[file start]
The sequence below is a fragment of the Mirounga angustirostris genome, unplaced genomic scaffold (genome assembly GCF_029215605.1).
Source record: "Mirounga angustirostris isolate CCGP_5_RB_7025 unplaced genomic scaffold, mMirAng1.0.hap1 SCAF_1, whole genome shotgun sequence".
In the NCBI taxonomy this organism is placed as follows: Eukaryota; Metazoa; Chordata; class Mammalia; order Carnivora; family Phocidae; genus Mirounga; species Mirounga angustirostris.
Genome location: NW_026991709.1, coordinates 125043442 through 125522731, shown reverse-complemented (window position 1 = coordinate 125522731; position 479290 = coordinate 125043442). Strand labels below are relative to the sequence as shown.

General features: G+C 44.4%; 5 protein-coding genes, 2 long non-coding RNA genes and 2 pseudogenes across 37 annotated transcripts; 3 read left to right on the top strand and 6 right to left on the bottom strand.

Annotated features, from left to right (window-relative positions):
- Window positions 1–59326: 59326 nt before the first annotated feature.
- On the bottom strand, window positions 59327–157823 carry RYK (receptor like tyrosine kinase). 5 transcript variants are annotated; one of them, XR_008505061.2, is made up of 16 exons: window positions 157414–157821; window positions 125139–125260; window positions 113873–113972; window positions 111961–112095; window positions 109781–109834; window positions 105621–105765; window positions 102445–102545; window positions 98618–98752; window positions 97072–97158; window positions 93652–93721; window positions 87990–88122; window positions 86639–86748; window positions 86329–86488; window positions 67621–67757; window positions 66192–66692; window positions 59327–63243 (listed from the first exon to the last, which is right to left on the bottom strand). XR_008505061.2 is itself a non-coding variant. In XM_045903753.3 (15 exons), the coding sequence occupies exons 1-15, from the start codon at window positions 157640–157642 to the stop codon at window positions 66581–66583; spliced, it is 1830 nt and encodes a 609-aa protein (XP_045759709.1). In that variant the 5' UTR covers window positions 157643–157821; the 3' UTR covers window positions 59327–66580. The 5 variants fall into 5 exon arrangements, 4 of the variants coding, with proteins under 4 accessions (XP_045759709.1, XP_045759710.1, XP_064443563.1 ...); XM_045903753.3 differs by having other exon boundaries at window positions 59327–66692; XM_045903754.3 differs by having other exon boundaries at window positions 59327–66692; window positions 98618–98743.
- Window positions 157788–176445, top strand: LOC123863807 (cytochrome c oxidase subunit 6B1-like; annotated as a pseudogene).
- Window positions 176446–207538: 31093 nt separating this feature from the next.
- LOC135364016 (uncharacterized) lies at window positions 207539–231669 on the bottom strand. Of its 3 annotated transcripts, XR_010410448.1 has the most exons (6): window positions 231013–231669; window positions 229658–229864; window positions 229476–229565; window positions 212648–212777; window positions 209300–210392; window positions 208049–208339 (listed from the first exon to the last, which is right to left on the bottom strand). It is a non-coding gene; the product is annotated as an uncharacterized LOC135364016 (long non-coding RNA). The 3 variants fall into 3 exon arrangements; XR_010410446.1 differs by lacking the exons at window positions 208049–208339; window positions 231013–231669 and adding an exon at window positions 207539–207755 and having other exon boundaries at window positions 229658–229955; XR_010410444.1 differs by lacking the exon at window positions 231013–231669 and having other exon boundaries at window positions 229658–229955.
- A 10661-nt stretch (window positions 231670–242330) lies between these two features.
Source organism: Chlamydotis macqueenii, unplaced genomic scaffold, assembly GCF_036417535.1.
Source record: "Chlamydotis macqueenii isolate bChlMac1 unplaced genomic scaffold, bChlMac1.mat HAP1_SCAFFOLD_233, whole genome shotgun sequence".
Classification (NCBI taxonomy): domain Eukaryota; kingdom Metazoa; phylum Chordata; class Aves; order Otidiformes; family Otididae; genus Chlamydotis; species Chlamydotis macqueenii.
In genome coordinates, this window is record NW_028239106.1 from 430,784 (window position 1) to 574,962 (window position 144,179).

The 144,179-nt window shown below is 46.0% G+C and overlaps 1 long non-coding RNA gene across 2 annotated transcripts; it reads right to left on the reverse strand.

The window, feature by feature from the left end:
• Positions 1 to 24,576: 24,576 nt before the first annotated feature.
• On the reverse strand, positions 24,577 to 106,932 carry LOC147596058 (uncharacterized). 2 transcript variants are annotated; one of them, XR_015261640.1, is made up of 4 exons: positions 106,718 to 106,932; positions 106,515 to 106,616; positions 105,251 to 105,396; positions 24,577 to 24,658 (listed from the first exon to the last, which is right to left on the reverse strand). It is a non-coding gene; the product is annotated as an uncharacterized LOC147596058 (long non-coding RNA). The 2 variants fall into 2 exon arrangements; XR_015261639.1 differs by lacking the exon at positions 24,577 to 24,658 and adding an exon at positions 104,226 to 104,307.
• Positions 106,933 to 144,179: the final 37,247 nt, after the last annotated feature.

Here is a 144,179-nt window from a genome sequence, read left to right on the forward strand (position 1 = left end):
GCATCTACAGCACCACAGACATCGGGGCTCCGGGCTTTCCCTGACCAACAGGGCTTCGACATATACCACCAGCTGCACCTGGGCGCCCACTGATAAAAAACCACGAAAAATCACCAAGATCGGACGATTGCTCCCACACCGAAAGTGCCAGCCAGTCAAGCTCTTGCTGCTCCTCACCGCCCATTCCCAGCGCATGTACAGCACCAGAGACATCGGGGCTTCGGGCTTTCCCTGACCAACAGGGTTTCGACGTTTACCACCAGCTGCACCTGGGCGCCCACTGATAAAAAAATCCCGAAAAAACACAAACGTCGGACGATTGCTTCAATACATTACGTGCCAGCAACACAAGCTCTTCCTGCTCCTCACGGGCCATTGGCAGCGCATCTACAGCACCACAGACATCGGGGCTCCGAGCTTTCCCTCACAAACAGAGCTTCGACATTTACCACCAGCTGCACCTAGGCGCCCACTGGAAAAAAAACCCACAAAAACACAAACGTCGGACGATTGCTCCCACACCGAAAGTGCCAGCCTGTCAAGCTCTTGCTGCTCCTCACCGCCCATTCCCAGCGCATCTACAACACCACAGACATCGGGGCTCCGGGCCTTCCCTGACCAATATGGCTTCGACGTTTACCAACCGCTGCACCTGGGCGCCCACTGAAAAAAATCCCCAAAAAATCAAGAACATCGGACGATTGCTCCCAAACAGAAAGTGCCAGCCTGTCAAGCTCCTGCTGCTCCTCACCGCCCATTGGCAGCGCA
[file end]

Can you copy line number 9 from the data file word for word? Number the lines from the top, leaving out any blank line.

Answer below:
- Window positions 157788–176445, top strand: LOC123863807 (cytochrome c oxidase subunit 6B1-like; annotated as a pseudogene).